If you got hurt in a truck accident on an interstate highway in Florida, you need to know how to file a personal injury claim. There are certain steps you will want to follow to protect your right to compensation.
For example, before you can file an injury claim, you must find out with whom you should file.
How To Determine Who Could Be Liable For Your Personal Injuries
The truck driver or transportation company is not automatically liable every time the truck gets into an accident. The at-fault party is the party that caused the collision through negligence. A good starting point for finding out who caused the crash is to get a copy of the accident report from the police.
Be aware, however, that police reports can contain errors. If you know that something in the accident report is incorrect, you can talk to a lawyer about the best way to go about getting a supplemental report made. Also, if the mistake in the report affects your injury claim, you will have to work harder to prove your case.
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You Might Need To File More Than One Injury Claim
You might have a claim against the driver and the trucking company. For example, the driver might have caused the accident because of drowsy driving. The trucking company might also be liable if they pressured drivers to exceed the legal number of hours they can drive without stopping to rest.
When you feel confident about who caused the collision, you can contact their claims department to get a claim file opened. The insurance company or companies will assign a claims adjuster to investigate the truck crash, collect evidence of your injuries and other damages, and try to resolve the claim.
Damages You Could Include On Your Florida Interstate Truck Accident Injury Claim
You want to be sure to include all of your losses and injuries on your claim form because you only get one swing at the ball. When you settle your truck accident injury claim, you sign a release of all future claims arising out of that collision.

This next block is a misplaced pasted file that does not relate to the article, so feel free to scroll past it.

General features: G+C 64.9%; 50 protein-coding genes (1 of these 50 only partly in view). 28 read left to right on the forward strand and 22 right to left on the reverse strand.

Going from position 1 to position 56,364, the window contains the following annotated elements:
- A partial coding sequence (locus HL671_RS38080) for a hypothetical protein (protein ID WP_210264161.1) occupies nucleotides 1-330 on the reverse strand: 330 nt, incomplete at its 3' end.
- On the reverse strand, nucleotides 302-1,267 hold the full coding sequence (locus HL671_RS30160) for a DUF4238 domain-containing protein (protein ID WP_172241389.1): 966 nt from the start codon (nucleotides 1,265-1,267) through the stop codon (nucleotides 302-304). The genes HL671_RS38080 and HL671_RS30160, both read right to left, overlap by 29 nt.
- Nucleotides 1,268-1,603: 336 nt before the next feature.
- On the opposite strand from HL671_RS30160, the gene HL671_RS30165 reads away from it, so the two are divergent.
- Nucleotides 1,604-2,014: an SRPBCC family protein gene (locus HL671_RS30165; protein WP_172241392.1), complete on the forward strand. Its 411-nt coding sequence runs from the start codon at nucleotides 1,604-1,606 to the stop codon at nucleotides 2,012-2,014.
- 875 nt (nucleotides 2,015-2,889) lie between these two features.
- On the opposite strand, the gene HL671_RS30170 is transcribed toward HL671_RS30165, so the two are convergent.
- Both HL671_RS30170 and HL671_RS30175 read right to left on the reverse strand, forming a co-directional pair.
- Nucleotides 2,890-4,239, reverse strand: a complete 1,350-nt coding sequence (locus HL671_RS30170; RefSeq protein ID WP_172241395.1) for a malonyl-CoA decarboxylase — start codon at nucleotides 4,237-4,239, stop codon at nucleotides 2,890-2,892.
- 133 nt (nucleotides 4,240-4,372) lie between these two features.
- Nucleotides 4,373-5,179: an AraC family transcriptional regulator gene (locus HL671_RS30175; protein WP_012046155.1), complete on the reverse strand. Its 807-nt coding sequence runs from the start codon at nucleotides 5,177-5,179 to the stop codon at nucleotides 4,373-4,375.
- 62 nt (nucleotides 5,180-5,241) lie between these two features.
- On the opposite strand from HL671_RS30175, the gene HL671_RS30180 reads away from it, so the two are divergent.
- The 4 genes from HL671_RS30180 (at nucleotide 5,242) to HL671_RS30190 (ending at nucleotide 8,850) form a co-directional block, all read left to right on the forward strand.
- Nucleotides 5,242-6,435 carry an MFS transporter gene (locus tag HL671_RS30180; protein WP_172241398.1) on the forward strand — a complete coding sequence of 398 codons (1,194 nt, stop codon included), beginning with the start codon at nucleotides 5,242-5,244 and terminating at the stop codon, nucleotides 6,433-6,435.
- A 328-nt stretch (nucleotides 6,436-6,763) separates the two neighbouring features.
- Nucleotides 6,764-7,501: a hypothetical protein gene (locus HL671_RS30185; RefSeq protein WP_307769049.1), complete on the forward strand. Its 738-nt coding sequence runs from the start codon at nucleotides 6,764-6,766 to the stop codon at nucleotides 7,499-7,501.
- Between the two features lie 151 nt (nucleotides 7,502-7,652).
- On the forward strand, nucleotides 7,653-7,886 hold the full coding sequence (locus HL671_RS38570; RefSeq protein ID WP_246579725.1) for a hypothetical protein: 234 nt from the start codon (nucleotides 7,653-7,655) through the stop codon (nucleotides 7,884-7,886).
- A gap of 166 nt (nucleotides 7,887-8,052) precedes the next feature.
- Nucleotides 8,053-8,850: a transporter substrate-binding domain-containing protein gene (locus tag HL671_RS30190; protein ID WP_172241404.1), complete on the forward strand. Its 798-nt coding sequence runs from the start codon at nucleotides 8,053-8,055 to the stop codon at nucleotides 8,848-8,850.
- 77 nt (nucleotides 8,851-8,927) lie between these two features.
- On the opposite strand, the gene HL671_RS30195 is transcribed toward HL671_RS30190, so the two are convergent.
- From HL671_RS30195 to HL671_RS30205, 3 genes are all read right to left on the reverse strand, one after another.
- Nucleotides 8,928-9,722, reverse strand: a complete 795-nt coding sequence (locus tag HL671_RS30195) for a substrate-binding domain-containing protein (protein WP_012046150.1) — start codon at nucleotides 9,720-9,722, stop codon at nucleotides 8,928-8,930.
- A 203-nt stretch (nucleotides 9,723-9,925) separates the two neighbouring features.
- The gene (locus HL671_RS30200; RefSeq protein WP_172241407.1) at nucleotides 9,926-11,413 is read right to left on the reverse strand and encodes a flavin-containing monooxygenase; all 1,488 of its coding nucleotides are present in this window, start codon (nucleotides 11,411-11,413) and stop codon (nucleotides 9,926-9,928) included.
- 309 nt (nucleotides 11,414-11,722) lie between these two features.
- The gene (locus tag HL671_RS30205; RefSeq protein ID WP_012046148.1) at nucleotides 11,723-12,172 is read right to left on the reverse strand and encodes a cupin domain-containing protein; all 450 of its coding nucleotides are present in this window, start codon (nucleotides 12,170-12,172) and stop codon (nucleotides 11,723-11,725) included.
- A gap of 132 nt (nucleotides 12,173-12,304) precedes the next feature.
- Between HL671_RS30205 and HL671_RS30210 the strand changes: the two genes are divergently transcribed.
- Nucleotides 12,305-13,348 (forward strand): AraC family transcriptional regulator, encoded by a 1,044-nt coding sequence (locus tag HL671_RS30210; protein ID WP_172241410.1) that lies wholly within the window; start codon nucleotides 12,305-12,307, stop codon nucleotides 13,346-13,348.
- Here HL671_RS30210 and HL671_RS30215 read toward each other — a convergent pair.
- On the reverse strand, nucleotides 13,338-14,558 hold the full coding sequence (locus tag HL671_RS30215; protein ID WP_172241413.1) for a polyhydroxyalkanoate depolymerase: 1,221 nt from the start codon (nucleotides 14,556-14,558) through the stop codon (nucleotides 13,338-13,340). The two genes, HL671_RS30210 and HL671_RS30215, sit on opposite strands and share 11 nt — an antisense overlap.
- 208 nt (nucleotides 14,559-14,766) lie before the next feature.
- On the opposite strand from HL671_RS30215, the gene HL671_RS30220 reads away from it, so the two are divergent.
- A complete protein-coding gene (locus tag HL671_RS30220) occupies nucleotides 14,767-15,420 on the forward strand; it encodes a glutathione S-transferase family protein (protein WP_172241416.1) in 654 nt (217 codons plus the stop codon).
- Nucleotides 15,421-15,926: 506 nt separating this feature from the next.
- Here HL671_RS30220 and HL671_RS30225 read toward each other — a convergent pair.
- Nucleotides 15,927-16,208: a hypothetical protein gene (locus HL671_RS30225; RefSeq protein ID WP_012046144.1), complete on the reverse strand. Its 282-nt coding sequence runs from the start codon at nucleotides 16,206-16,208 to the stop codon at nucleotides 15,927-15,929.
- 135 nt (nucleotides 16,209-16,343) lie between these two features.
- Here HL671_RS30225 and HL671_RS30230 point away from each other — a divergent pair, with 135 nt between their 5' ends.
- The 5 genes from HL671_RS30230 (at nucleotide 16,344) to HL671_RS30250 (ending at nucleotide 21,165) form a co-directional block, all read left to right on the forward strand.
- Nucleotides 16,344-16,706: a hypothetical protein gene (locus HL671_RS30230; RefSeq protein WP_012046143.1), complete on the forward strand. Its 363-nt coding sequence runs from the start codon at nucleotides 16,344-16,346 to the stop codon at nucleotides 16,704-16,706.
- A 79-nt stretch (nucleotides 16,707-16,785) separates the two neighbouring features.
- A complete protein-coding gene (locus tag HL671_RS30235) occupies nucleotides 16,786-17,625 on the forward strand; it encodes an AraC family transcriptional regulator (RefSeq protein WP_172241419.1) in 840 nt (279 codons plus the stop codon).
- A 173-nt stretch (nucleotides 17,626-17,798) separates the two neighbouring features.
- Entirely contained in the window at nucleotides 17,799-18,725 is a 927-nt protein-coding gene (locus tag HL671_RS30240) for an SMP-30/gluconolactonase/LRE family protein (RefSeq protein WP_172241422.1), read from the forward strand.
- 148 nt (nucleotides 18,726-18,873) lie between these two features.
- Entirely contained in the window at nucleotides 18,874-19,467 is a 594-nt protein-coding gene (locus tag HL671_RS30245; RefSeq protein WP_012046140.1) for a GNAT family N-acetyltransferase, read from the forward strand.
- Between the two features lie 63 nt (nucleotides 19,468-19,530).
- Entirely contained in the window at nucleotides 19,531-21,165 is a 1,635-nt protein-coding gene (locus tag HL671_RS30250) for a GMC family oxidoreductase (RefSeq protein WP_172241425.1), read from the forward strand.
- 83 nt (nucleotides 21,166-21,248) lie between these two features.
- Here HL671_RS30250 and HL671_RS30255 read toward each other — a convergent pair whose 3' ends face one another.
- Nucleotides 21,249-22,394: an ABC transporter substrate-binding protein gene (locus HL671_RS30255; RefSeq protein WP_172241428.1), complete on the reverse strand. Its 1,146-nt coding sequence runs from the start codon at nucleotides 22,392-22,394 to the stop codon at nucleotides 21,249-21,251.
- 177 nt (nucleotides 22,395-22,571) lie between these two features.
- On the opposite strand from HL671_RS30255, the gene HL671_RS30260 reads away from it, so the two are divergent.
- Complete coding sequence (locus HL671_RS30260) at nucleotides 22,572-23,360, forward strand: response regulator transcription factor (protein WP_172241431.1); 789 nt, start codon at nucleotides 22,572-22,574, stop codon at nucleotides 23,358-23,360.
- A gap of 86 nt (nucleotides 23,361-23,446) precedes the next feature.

You cannot come back later and file a second claim for damages. This result is a good reason to make sure that you do not settle your case before you know how well you will heal while also keeping an eye on the statute of limitations. Your Florida truck accident lawyer can explain the filing deadline to you.
Here are some examples of some of the categories of damages people often include on the injury claims after a Florida highway truck crash:
- Lost income: If you missed out on income because you could not work while undergoing medical treatments and recuperating from your wounds, you can add that loss to your truck accident injury claim.
- Reduced earning capacity: Severe injuries from a truck collision can leave a person with a loss of function or other impairments that reduce the amount of money they can earn.
- Medical expenses: Your medical bills can start with the ambulance and emergency room and go on to include doctors, the hospital, surgery, x-rays, lab tests, diagnostic procedures, physical therapy, blood transfusions, prescription drugs, and pain management.
- Rehabilitation facility: Devastating wounds like a traumatic brain injury (TBI) can require a long stay in a specialized medical facility. The injured person might need to relearn basic activities like speaking, walking, and self-care.
- Long-term care center: If the Florida truck crash caused life-changing injuries like paralysis from spinal cord damage, the injured person might be unable to live independently. They might need daily assistance with medical treatments and personal care from a home health care service provider or move into a nursing home.
- Pain and suffering: Pain and suffering damages compensate the injured person for the physical discomfort, emotional distress, and inconvenience of getting hurt because of someone else’s negligence.
- Other intangible losses: Your personal injury claim can also include compensation for disfigurement or disability arising from your wounds.
Also, a lawyer could file a wrongful death claim on behalf of the family if your close relative died from wounds suffered in a truck crash on a Florida interstate.
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What To Do If A Claims Adjuster Contacts You
Claims adjusters typically contact the injured person and ask them to give a recorded statement about the collision and their injuries. You do not have to give a recorded statement. Your truck accident lawyer can answer the adjuster’s questions, which is one of the benefits of hiring a lawyer.
We do not recommend that our truck accident clients give recorded statements because the insurance company can take their words out of context in an attempt to deny their claim or pay them less money than they should. You can reach out to the Law Offices of Anidjar & Levine today for a free consultation.
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